By Guy Raber
With hundreds of thousands of Syrian refugees seeking shelter around the globe, the topic of discussion on our September 22nd meeting was how to address this growing crisis. Center Director for Defense & Diplomacy Ademali “Adem” Sengal focused the discussion onto the roles different nations should take, specifically referencing the United States and members of the EU.
Key questions for discussion included: Do states have an obligation to the refugees? If so, which states? Should EU member states have sovereignty over their immigration policies? How does xenophobia play into policymaking in the EU? What role can the UN play in aiding refugees? What is a systematic policy we can create from lessons learned from this and previous refugee spikes? Would military intervention in Syria alleviate the crisis?
The conversation began with a general discussion on morality, attempting to define the existence of state obligations to refugees. While most agreed that states are obligated on a humanitarian basis to provide what aid they can, several members mentioned that the protection and needs of citizens within their own states should come first. Even though the two trains of thought are not mutually exclusive, the different priorities came into play later when considering options that were worth taking.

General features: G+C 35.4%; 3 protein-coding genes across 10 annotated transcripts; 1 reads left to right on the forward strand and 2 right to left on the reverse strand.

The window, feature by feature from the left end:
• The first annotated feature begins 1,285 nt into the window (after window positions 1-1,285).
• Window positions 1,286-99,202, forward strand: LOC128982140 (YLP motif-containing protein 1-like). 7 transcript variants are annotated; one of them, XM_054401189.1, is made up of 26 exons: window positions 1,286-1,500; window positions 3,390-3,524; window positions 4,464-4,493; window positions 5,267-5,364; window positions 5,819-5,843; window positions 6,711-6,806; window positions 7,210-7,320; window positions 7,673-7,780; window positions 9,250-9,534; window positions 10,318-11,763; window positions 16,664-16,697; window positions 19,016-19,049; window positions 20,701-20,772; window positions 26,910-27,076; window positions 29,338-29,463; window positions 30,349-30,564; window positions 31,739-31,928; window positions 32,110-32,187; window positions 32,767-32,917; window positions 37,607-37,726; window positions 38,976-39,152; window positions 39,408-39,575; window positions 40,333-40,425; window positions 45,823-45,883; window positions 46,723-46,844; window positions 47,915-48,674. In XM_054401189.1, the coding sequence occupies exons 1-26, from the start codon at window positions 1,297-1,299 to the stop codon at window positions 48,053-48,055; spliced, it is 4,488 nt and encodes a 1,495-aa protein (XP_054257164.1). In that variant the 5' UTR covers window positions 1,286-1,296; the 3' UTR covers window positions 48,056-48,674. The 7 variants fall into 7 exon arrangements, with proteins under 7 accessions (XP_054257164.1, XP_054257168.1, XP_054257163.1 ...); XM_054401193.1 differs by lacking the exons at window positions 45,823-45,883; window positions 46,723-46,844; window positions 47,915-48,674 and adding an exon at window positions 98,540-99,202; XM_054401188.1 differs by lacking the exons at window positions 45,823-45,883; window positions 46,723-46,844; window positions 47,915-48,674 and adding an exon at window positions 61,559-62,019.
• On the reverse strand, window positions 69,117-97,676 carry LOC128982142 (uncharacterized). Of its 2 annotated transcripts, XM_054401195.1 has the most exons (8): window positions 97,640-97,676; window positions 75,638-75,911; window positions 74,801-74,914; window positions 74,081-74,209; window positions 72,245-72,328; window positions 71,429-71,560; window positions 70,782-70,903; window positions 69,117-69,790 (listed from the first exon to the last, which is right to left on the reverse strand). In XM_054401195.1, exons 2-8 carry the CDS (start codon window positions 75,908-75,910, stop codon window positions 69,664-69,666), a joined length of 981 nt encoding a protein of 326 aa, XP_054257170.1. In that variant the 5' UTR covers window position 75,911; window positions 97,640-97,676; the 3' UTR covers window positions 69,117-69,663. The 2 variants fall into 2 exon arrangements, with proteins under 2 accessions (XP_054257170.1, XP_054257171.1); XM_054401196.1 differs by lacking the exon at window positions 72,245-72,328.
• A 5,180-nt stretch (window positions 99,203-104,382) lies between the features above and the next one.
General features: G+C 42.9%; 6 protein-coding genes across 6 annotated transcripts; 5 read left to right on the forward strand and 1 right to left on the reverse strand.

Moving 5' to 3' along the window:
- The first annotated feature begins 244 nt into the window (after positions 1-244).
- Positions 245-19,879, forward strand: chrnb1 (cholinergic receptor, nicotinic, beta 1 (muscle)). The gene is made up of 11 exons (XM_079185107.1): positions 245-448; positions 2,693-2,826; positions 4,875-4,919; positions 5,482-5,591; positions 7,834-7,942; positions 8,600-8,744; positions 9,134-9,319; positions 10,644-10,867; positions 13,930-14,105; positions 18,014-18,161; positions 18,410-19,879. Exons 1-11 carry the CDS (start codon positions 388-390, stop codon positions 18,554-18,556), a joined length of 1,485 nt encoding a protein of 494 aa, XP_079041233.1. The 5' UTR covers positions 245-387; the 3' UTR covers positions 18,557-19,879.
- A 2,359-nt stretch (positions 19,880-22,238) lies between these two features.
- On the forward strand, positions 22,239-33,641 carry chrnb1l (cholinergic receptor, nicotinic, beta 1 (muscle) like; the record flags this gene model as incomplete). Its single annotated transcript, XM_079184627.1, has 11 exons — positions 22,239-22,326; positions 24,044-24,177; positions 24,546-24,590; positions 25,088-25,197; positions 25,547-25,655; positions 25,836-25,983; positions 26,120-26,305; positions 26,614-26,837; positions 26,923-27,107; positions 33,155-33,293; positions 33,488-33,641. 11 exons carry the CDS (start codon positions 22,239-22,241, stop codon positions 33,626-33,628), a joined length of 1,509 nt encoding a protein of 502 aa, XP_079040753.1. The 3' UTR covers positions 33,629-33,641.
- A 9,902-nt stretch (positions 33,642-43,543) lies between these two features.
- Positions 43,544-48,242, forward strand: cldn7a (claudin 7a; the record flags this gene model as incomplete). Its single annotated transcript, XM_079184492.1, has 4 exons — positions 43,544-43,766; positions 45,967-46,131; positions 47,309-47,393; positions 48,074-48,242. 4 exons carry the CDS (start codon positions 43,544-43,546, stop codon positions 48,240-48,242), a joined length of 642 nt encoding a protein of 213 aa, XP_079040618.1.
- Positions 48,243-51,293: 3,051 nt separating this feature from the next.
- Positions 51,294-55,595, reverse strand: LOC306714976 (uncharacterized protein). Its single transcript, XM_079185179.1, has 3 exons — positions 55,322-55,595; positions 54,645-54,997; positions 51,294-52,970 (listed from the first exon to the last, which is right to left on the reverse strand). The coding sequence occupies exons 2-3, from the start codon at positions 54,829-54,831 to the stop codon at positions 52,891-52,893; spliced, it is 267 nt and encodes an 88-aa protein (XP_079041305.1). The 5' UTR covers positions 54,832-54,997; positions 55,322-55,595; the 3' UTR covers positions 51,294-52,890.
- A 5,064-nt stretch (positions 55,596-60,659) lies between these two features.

Essentially, if the priority was to help the refugees, then the corresponding processes were to accept and provide for a larger number of uprooted Syrians. The solution then was primarily diplomatic; as a few individuals pointed out, our previous military interventions have played a significant role in causing these developments to begin with. Words, rather than weapons, would be used to offer aid to refugees and avoid a war at all costs.
An alternative priority was placed on the security of non-refugees. For example, one person brought up that the instability of this region was a national security threat, as ISIS continues to grow in power within the political vacuum. He, along with multiple others, strongly advocated providing weapons and military aid to the Kurds as they fight against our enemies in the Middle East. Another concern for this side was that among the massive number of Syrian refugees could be hidden ISIS members, capable of terrorism and other heinous acts.
Perhaps most striking about this debate was the difference in characterization of the issue. One side painted refugees as potential terrorists, while one praised them for being talented and educated youths. Another contention was between the individuals who sincerely dread the thought of any military conflict, and those who see the troubling radicalization of this region as a need for action. Our differences in opinion not only about the ramifications of a military course of action, but about the nature of this crisis, is a concern. We have carried a proverbial “big stick” ever since the days of Teddy Roosevelt. However, when it comes to the Middle East, we often can’t seem to figure out if we’re using the stick to play baseball or whack-a-mole.